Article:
Jefferson Davis was standing here when informed of Lincoln's death April 18, 1865 — Map (db m39827) HM
North Carolina (Mecklenburg County), Charlotte — Major Joseph Graham
Patriot, Soldier, Statesman Received nine wounds in Battle of Charlotte Was left for dead on Sugaw Creek Road September 26, 1780 — Map (db m126543) HM
North Carolina (Mecklenburg County), Charlotte — L 115 — Mecklenburg Resolves
Bold set of anti-British resolutions, adopted on May 31, 1775, in meeting 50 yds., S.W. organized by Thomas Polk, fired spirit of independence. — Map (db m95844) HM
North Carolina (Mecklenburg County), Charlotte — Memorial to Lieut. Col. George Locke — Revolutionary War Hero Lieut. Col. George Locke
Lieut. Col. George Locke, killed by Tarleton's Dragoons, Sept. 26, 1780, Mecklenburg Chapter D.A.R. 1911 — Map (db m66659) WM
North Carolina (Mecklenburg County), Charlotte — Mike McCormack
Counselor and Friend President of Carolina Panthers 1994-1997 NFL Hall of Fame Inductee 1984 Cleveland Browns 1954-1962 — Map (db m16791) HM
North Carolina (Mecklenburg County), Charlotte — L 87 — Mint Museum of Art
Operated as Branch U.S. Mint, 1837-61. Relocated to present site as art museum, 1936. Building expanded, 1968 and 1985. — Map (db m125783) HM
North Carolina (Mecklenburg County), Charlotte — Mrs. "Stonewall Jackson" 1831-1915
Mary Anna Morrison Jackson, Mecklenburg native and widow of Confederate General T.J. "Stonewall" Jackson, lived many years on this site. Her home was a mecca for Confederate soldiers and dignitaries including Presidents Theodore Roosevelt and . . . — Map (db m92880) HM
North Carolina (Mecklenburg County), Charlotte — L 109 — N. C. League of Municipalities
Founded 1908 to promote sound civic management; Progressive era reform. First meeting held here attended by delegates from across the state. — Map (db m16795) HM
North Carolina (Mecklenburg County), Charlotte — PFC Raymond “Mike” Clausen Memorial
(front) 14 October 1947 30 May 2004 Helicopter Squadron HMM 263 DaNang RVN 31 January 1970 (rear) USMC Medal of Honor 31 Jan 1970 PFC Raymond Mike Clausen Jr Citation For conspicuous . . . — Map (db m63729) WM
North Carolina (Mecklenburg County), Charlotte — L 75 — Queens University of Charlotte
Presbyterian. Organized 1857 as Charlotte Female Institute. Campus moved to this location in 1915. Coeducational since 1987. — Map (db m125672) HM
North Carolina (Mecklenburg County), Charlotte — L 113 — Romare Bearden — 1911-1988
African American artist and writer. Many of his collages were inspired by childhood memories of N.C. Born 1 block N.W. — Map (db m95842) HM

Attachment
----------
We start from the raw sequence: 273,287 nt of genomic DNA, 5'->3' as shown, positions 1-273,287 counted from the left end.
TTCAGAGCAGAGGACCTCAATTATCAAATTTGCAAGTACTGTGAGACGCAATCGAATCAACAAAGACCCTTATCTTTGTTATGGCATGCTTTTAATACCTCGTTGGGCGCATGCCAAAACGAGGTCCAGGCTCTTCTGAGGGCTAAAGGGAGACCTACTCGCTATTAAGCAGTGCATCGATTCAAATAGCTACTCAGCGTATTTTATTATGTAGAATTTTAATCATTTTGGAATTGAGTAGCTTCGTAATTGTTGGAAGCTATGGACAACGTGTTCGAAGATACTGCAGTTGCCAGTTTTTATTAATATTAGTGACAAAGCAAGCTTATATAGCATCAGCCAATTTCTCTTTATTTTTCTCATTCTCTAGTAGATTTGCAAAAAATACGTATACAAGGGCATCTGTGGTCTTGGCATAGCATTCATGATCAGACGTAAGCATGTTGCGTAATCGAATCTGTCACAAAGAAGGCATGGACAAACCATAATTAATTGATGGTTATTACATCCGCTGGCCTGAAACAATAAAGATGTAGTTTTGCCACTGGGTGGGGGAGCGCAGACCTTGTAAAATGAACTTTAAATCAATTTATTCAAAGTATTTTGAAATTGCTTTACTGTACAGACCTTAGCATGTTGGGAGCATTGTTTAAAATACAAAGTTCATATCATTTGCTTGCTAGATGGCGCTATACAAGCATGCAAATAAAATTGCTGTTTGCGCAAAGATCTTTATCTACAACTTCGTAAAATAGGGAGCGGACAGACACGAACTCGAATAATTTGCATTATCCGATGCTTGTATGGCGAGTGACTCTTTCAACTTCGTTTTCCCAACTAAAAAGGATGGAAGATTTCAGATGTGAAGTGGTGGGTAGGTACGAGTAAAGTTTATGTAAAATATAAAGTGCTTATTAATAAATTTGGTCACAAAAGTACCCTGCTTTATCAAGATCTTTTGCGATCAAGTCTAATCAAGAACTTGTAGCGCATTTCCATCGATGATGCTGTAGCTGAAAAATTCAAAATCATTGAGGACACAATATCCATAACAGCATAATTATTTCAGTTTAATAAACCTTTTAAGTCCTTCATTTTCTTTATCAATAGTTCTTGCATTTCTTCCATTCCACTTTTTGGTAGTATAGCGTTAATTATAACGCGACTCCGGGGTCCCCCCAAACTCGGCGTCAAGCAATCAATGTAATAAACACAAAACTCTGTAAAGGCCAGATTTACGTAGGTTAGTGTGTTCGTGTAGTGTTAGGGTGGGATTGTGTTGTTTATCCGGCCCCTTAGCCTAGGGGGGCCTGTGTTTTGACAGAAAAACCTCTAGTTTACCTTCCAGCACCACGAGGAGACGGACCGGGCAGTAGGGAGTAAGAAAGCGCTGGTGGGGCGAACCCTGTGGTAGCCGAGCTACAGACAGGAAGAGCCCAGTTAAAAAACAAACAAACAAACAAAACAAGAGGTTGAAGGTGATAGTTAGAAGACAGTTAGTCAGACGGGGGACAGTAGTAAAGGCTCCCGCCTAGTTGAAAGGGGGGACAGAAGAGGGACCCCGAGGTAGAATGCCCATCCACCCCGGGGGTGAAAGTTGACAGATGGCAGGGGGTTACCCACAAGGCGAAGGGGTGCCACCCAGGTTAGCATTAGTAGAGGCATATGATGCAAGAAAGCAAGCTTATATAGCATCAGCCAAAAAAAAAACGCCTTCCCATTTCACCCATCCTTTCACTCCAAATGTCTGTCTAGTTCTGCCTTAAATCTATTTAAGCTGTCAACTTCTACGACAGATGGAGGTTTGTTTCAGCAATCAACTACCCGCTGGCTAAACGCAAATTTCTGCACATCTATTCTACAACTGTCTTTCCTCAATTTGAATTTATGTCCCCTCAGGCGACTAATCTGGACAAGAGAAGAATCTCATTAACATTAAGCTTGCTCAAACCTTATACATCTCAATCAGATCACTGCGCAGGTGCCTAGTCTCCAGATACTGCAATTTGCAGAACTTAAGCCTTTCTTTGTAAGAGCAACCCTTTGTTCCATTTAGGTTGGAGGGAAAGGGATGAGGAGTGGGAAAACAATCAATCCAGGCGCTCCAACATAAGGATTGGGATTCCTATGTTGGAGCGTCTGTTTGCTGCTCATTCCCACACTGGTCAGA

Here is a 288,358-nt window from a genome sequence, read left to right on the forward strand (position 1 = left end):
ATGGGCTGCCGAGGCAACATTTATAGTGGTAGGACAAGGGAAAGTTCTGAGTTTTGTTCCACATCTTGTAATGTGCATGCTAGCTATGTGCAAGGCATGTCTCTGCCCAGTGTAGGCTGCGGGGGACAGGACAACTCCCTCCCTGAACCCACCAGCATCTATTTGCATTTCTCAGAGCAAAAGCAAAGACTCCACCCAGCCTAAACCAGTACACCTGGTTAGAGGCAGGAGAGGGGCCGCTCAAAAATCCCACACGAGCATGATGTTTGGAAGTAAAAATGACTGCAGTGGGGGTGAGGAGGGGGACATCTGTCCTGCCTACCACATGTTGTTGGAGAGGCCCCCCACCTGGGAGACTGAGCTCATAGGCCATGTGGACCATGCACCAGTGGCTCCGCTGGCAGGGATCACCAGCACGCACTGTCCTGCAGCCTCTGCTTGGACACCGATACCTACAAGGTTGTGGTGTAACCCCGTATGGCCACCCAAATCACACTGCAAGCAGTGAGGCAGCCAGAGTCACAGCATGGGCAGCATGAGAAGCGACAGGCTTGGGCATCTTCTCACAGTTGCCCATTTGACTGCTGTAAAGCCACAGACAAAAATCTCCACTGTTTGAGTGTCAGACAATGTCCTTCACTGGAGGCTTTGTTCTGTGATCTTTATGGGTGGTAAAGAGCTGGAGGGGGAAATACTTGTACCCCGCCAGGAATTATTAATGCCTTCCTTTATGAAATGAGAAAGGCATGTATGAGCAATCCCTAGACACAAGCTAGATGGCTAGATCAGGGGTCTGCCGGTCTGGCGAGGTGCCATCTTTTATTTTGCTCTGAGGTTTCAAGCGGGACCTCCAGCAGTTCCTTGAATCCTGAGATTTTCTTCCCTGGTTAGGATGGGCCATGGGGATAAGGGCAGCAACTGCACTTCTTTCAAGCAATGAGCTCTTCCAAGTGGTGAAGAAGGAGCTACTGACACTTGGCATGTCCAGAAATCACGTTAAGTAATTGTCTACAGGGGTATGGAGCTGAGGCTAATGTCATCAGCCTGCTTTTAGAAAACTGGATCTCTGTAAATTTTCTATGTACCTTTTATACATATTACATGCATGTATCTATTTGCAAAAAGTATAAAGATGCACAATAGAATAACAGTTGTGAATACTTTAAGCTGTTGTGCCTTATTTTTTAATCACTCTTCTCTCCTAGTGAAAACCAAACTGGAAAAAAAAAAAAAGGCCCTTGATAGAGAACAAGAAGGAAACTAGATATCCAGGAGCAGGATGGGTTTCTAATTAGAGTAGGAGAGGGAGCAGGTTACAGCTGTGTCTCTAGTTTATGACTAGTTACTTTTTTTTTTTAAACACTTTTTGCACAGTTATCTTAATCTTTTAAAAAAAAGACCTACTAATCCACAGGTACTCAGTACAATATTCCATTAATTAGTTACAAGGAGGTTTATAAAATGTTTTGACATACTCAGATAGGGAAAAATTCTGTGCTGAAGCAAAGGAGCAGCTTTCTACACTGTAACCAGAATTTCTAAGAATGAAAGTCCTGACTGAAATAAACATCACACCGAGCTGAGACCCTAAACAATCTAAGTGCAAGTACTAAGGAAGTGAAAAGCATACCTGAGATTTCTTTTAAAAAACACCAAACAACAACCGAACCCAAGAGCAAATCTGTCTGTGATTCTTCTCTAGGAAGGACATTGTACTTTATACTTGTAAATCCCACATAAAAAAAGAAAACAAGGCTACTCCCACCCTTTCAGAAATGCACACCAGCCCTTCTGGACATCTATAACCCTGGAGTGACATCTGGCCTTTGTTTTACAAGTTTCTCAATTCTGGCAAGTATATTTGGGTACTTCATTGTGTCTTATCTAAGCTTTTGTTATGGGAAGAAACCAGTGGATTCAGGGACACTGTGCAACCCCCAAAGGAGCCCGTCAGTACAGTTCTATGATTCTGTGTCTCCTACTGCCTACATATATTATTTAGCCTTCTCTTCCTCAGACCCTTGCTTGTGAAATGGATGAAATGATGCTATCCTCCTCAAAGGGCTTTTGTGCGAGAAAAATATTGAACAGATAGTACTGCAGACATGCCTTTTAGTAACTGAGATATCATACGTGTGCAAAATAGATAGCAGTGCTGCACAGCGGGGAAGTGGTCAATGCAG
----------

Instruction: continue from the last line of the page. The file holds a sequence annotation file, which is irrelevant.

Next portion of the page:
North Carolina (Mecklenburg County), Charlotte — Site of the U.S. Branch Mint — 1837-61, 1867-1913
For assay and coinage of local gold during the Carolinas gold rush, the first gold discovered in America. William Strickland designed the building. In 1936 the Mint was moved to the Eastover area to become The Mint Museum of Art. — Map (db m92882) HM
North Carolina (Mecklenburg County), Charlotte — St. Peter's Episcopal Church
St.Peter's Episcopal Church was established as a mission in 1834 and became a parish in the episcopal diocese of North Carolina in 1844. The first church building was located on West Trade Street a few blocks from the square. The church purchased . . . — Map (db m16827) HM
North Carolina (Mecklenburg County), Charlotte — L 107 — Steele Creek Church
The Presbyterian congregation was organized before 1760 by Scots-Irish settlers. Robert Henry, the first permanent pastor, arrived in 1766. Rev. James McRee served from 1778 to 1797. Sugar Creek was the first Presbyterian church in the region, . . . — Map (db m109845) HM
North Carolina (Mecklenburg County), Charlotte — 16 — Thaddeus Lincoln Tate — Business and Civic Leader
Noted African-American businessman and civic leader Thaddeus (Thad) Lincoln Tate contributed significantly to the betterment of the Charlotte community in the early to mid-20th century. From the 1890s to the 1940s, Mr. Tate owned the Uptown . . . — Map (db m126031) HM
North Carolina (Mecklenburg County), Charlotte — The Last Meetings of the Confederate Cabinet
The Last Meetings of the Confederate Cabinet were held in this building and the surrender of Gen. Joseph E. Johnston was Authorized from here on April 24th. 1865 — Map (db m74963) HM